Judean captives being led away into slavery by the Assyrians after the siege of Lachish in 701 B.C. This relief is important for the knowledge of Judean dress.
Assyrian siege ramp.
The siege of Lachish is the name given to the Assyrian siege and conquest of the town of Lachish in 701 BC. The siege is documented in several sources including the Hebrew Bible, Assyrian documents and in the Lachish relief, a well-preserved series of reliefs which once decorated the Assyrian king Sennacherib's palace at Nineveh.
The city was captured by the Assyrians, its inhabitants led into captivity and the leaders of Lachish tortured to death. The town was abandoned, but resettled after the return from Babylonia.
Assyrian reliefs portraying the siege of Lachish clearly show battering rams attacking the vulnerable parts of the city.
The siege and capture of the town of Lachish, one of the fortress towns protecting the approaches to Jerusalem, is unique in that it is mentioned in the Hebrew Bible (II Kings 18; II Chronicles 32)( MICAH 1:13 ) and in the Annals of the Assyrian king, Sennacherib. Not only that but the event is depicted on the walls of Sennacherib’s palace at Nineveh.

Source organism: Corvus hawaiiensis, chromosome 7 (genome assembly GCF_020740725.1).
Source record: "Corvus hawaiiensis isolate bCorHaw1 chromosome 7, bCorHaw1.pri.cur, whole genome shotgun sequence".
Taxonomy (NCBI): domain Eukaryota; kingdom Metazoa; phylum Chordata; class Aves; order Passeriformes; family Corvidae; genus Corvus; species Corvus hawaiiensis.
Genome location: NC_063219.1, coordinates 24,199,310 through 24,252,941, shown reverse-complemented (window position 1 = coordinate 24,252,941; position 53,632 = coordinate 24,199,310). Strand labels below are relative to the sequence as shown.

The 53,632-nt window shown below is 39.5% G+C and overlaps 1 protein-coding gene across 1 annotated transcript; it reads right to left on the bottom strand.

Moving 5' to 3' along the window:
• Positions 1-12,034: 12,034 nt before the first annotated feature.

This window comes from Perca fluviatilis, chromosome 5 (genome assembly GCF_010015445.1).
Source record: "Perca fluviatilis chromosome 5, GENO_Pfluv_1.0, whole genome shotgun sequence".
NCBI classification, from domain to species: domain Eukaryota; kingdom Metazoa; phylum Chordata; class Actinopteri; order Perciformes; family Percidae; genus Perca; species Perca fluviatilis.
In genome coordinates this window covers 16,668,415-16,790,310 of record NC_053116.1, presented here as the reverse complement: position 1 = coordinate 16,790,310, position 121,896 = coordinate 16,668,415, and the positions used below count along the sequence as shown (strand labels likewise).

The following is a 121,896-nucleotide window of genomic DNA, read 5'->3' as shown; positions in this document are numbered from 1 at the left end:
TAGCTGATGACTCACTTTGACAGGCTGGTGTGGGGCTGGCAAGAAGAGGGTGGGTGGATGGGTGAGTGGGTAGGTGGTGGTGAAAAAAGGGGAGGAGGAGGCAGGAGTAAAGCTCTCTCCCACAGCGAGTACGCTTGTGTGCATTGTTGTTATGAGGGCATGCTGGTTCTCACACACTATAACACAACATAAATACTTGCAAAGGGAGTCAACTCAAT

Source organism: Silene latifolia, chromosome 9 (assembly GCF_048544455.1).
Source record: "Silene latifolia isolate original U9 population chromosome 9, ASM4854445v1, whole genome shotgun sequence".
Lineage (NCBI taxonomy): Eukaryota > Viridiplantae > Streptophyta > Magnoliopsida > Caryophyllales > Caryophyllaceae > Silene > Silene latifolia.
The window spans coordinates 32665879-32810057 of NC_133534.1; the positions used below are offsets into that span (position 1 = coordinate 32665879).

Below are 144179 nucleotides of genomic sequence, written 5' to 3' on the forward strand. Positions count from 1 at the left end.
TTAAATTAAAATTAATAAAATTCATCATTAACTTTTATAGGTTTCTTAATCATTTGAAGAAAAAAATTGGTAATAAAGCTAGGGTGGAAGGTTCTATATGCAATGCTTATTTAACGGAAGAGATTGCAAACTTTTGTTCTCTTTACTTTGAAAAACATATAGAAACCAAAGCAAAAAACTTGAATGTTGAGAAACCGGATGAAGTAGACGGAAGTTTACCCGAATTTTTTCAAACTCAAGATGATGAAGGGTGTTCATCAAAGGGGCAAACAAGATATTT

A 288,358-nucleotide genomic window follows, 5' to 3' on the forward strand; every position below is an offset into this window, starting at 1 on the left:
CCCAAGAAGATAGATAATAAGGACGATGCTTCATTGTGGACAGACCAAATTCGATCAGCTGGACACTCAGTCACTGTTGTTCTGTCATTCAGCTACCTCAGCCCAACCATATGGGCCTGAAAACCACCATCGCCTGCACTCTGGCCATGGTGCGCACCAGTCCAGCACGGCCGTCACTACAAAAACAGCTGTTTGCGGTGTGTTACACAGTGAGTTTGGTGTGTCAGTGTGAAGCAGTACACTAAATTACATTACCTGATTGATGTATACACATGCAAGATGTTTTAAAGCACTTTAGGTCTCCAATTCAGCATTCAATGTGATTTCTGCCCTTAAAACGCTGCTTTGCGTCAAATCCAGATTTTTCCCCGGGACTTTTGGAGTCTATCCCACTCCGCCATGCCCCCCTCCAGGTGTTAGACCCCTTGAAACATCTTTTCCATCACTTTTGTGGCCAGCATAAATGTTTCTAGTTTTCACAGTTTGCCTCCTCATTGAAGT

The British Museum has a superb set of relief carvings which depicted the siege in some detail. It shows the Assyrian soldiers firing arrows, and slingstones, and approaching the walls of lachish using mudbrick ramps. The attackers shelter behind wicker shields, and deploy battering rams. The walls and towers of Lachish are shown crowded with defenders shooting arrows, throwing rocks and torches on the heads of the attackers.
The reliefs continues showing the looting of the city, and defenders are shown being thrown over the ramparts, impaled, having their throats cut and asking for mercy. A birds eye plan of the City is shown with house interiors shown in section.